S.G. Browne

The Writing Life: Research This

I recently watched half a dozen episodes of the reality television series Jersey Shore in the name of research. Since I don’t watch much TV, and rarely, if ever, watch reality TV, I felt it was imperative to get some insight into the dynamic for the short story I’m writing about the Seven Deadly Sins living together in a reality TV type environment.

I have to admit, while the first three episodes of Jersey Shore were for research, the last three episodes were because I couldn’t look away. Fortunately, I haven’t given into the temptation to do more research by watching Keeping Up With the Kardashians.

When it comes to research, I tend to be more of an armchair researcher rather than going out into the field, using the world at my proverbial fingertips to help add details to my writing. These details, I feel, help to enhance the mythologies and universes I create and ground them in a sense of reality.

While writing Breathers, for instance, I added a good deal of information as to what happens to the human body when it decomposes and what cadavers are used for when donated to medical science. Most of this information I found in STIFF: The Curious Lives of Human Cadavers by Mary Roach. Had it not been for that book, I wouldn’t have known that a cadaver head is about the same size and weight as a roaster chicken or that when maggots feast on subcutaneous fat it sounds like Rice Krispies.

In addition to the various aspects of human decomposition that helped to give Breathers it’s somewhat dark tone, I also researched wine, recipes, reality television, granaries, the SPCA, the Sistine Chapel, Social Security numbers, and how to apply makeup. All of this was accomplished by using the Internet, though I did visit the Soquel Cemetery to add atmosphere to those scenes. And all of the headstones I mention truly exist there.

As for Fated, the time I spent in Manhattan definitely helped to add some details to the scenes that took place there, details I otherwise would have missed. Like being able to hear the traffic on the Hudson River Parkway while sitting on the promenade beneath the cherry blossom trees. Or that there were cherry blossom trees to sit under. However, I never set foot in Scandal’s in Queens to get a lap dance or had a drink at Iggy’s on the Upper East Side.

Since Fate has been around since the dawn of man, I wanted to include his personal relationship with humans over the millennia.  So I did a fair amount of research on world history, using details about Henry VIII, the sinking of the Titanic, Neolithic man, the Renaissance, the Hindenburg, Moses, the birth of the Roman Empire, and the Black Death, among others. This helped to add a realistic element to my supernatural universe.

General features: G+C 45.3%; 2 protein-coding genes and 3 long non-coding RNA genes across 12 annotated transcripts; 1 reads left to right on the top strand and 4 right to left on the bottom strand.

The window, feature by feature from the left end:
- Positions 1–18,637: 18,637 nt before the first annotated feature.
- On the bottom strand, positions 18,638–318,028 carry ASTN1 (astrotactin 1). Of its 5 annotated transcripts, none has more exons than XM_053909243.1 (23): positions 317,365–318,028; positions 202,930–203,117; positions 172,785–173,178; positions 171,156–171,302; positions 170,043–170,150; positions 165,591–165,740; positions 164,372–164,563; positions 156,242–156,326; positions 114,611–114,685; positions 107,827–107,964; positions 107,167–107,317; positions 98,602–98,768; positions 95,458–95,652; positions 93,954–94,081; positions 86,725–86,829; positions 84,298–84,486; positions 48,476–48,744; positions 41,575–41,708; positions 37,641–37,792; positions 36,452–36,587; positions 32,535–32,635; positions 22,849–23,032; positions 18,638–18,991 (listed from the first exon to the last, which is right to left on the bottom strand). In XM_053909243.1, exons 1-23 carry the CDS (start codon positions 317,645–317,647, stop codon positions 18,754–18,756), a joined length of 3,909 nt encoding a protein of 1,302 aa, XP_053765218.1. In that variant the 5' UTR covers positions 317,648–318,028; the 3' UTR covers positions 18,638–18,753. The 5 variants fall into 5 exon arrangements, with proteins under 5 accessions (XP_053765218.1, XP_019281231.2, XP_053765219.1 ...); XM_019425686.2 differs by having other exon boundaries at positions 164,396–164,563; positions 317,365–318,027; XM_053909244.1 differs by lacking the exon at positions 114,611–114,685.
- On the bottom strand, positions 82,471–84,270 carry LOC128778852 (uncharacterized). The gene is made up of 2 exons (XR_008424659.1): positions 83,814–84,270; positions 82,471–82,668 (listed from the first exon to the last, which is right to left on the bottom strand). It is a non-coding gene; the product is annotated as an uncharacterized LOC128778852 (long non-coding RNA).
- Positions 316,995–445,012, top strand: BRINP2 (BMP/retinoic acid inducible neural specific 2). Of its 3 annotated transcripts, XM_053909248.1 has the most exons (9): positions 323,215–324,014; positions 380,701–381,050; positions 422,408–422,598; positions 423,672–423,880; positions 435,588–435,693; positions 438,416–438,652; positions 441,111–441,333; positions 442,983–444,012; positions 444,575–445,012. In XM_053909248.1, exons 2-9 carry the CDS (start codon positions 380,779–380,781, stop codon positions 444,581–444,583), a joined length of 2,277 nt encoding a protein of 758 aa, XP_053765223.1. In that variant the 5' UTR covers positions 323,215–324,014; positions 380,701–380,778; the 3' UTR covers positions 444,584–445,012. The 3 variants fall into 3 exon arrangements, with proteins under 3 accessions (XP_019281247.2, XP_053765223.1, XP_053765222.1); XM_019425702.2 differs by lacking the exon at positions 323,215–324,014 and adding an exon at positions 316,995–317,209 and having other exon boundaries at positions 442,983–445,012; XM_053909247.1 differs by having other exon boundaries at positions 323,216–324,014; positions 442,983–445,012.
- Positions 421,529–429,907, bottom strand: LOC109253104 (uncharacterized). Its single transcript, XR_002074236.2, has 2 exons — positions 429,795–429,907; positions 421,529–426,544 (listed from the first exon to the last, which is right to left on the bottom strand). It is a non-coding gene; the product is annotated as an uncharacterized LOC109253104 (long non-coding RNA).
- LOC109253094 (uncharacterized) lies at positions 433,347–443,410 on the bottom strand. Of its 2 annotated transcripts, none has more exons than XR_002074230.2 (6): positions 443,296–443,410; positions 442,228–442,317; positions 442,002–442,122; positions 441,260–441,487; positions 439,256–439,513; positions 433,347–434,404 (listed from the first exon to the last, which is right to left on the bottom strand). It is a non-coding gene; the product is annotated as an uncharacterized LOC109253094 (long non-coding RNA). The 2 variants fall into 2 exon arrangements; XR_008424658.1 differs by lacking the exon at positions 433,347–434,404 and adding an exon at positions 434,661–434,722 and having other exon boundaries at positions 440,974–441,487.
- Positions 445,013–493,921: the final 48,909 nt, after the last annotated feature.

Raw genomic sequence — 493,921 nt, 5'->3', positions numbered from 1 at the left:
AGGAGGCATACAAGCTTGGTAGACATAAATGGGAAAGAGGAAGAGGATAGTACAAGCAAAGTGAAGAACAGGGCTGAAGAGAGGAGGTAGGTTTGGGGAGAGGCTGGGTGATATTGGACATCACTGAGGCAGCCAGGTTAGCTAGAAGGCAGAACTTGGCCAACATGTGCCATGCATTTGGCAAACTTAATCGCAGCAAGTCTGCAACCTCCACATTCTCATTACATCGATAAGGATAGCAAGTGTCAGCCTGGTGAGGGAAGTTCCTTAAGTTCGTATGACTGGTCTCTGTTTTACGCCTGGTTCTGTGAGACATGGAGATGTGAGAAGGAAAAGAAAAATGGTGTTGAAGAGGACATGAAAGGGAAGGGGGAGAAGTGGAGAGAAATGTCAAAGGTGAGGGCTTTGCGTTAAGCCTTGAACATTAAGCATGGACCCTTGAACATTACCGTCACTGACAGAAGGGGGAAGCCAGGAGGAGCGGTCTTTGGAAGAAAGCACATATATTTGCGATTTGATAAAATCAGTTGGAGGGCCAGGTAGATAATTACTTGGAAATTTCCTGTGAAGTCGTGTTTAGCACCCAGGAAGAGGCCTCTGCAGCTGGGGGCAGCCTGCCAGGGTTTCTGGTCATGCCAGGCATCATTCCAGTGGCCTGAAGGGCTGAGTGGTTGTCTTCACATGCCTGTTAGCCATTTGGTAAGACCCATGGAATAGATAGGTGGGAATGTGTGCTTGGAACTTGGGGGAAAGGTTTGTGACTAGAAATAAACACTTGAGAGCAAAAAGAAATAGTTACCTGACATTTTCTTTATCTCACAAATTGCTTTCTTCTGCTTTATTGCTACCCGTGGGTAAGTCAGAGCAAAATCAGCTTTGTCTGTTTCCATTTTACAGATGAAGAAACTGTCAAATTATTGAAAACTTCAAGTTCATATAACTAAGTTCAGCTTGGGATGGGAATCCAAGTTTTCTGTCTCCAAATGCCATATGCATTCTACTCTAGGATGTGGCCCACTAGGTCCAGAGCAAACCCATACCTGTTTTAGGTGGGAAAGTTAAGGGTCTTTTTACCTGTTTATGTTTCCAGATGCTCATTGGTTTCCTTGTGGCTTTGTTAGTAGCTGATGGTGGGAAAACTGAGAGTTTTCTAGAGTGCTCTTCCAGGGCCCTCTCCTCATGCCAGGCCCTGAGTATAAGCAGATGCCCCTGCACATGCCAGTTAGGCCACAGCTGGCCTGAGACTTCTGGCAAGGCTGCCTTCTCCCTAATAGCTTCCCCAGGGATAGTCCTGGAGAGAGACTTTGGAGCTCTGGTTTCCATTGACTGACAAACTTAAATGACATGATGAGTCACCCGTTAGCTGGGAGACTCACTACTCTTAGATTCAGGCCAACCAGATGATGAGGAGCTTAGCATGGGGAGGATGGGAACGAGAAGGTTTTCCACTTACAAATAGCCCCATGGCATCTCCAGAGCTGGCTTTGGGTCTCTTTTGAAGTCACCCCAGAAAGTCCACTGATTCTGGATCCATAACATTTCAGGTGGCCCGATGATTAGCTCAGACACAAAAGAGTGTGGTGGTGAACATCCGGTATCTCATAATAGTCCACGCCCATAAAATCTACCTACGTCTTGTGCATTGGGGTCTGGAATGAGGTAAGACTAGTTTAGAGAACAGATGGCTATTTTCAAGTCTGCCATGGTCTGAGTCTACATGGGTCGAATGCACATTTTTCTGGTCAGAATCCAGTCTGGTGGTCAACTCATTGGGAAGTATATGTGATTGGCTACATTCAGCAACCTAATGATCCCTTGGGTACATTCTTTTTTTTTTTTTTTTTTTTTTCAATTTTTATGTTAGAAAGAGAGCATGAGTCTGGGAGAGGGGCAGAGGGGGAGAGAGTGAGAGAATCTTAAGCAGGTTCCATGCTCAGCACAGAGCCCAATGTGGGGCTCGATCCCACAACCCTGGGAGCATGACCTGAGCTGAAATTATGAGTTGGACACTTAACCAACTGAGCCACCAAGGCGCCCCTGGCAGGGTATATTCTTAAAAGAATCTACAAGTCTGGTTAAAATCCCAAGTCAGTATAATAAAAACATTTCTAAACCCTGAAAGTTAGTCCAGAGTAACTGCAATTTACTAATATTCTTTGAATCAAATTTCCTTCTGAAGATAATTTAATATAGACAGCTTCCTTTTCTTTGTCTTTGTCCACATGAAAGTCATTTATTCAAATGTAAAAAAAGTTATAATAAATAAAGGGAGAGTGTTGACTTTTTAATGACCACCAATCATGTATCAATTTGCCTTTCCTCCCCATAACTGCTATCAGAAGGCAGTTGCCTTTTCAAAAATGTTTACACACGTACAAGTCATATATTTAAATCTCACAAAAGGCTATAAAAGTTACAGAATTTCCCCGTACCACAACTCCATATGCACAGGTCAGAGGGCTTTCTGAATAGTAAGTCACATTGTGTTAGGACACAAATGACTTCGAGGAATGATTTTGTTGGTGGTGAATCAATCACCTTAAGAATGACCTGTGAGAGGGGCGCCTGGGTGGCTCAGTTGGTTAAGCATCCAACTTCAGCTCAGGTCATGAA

I also researched the ingredients of crystal methamphetamine, celebrity deaths in Los Angeles, shopping malls, world population, the Greek Gods, New York City real estate, strip Scrabble, BDSM, the Daytona Beach Dog Track, and the fact that in the state of Minnesota it’s illegal to have sex with a bird.

Oh the things you can learn on the Internet.

Filed under: Breathers,Fated,The Writing Life — Tags: , , , , — S.G. Browne @ 10:55 am

S is for STIFF

The digestive organs and the lungs disintegrate first, for they are home to the greatest number of bacteria…The brain is another early-departure organ.  “Because all the bacteria in the mouth chew through the palate,” explains Arpad.  And because brains are soft and easy to eat.  “The brain liquefies very quickly.  It just pours out the ears and bubbles out the mouth.”

The previous kernel of post-mortem knowledge comes from Chapter 3 of Mary Roach’s STIFF: The Curious Lives of Human Cadavers, a wonderful little book about what happens to the human body after it stops walking around and starts to smell.
STIFF was instrumental in my research into what Andy and the other zombies in Breathers might have to contend with as they confronted the reality of their decomposing existence – sloughage, bloat, maggots feasting on their subcutaneous fat.  All of the everyday things zombies worry about.  In addition, STIFF also provided some insight into the consequences they might face should they get a little too uppity:

Over the past sixty years, the dead have helped the living work out human tolerance limits for skull slammings and chest skewerings, knee crammings and gut mashings; all the ugly, violent things that happen to a human being in a car crash.

From STIFF I learned that when maggots feast on subcutaneous fat it sounds like Rice Krispies, that when the internal organs liquefy they turn to chicken soup, and that up until 1965, necrophilia wasn’t a crime in any U.S. state.  Not really sure what made everyone change their mind then, but since I was born in 1965, I’m sure there’s some cosmic connection.
What made STIFF such a pleasure to read, rather than simply pouring through a bunch of facts about putrefaction and rigor mortis and forensic science, was the funny, matter-of-fact style of Mary Roach.  Her humor and light-hearted irreverence toward the dead makes reading about impact testing and anal leakage a lot of fun.  No, really.

If you like a good non-fiction read with a touch of morbid fascination, then I recommend you pick up a copy of STIFF.  As Entertainment Weekly says, it’s “Gross, educational, and unexpectedly sidesplitting.”

(Next entry:  T is for Tom)

Filed under: Breathers,The Writing Life — Tags: , , — S.G. Browne @ 4:17 pm